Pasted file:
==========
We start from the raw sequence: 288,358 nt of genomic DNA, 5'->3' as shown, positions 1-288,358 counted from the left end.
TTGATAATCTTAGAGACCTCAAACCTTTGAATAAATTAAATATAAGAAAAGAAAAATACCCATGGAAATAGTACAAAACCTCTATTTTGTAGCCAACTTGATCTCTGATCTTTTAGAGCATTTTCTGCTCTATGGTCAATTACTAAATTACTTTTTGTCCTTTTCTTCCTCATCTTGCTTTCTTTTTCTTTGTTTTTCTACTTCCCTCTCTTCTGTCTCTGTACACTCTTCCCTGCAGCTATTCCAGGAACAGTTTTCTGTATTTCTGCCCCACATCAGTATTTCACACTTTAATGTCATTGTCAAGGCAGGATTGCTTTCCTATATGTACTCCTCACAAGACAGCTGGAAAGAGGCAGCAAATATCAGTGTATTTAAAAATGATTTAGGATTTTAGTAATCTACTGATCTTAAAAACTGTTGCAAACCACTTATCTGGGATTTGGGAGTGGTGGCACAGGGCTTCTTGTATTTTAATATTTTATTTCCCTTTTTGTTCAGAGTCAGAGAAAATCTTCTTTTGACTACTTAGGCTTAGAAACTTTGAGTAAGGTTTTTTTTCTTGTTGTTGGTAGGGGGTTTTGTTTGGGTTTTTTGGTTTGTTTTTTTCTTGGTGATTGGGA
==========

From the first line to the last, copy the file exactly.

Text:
We start from the raw sequence: 288,358 nt of genomic DNA, 5'->3' as shown, positions 1-288,358 counted from the left end.
TTGATAATCTTAGAGACCTCAAACCTTTGAATAAATTAAATATAAGAAAAGAAAAATACCCATGGAAATAGTACAAAACCTCTATTTTGTAGCCAACTTGATCTCTGATCTTTTAGAGCATTTTCTGCTCTATGGTCAATTACTAAATTACTTTTTGTCCTTTTCTTCCTCATCTTGCTTTCTTTTTCTTTGTTTTTCTACTTCCCTCTCTTCTGTCTCTGTACACTCTTCCCTGCAGCTATTCCAGGAACAGTTTTCTGTATTTCTGCCCCACATCAGTATTTCACACTTTAATGTCATTGTCAAGGCAGGATTGCTTTCCTATATGTACTCCTCACAAGACAGCTGGAAAGAGGCAGCAAATATCAGTGTATTTAAAAATGATTTAGGATTTTAGTAATCTACTGATCTTAAAAACTGTTGCAAACCACTTATCTGGGATTTGGGAGTGGTGGCACAGGGCTTCTTGTATTTTAATATTTTATTTCCCTTTTTGTTCAGAGTCAGAGAAAATCTTCTTTTGACTACTTAGGCTTAGAAACTTTGAGTAAGGTTTTTTTTCTTGTTGTTGGTAGGGGGTTTTGTTTGGGTTTTTTGGTTTGTTTTTTTCTTGGTGATTGGGA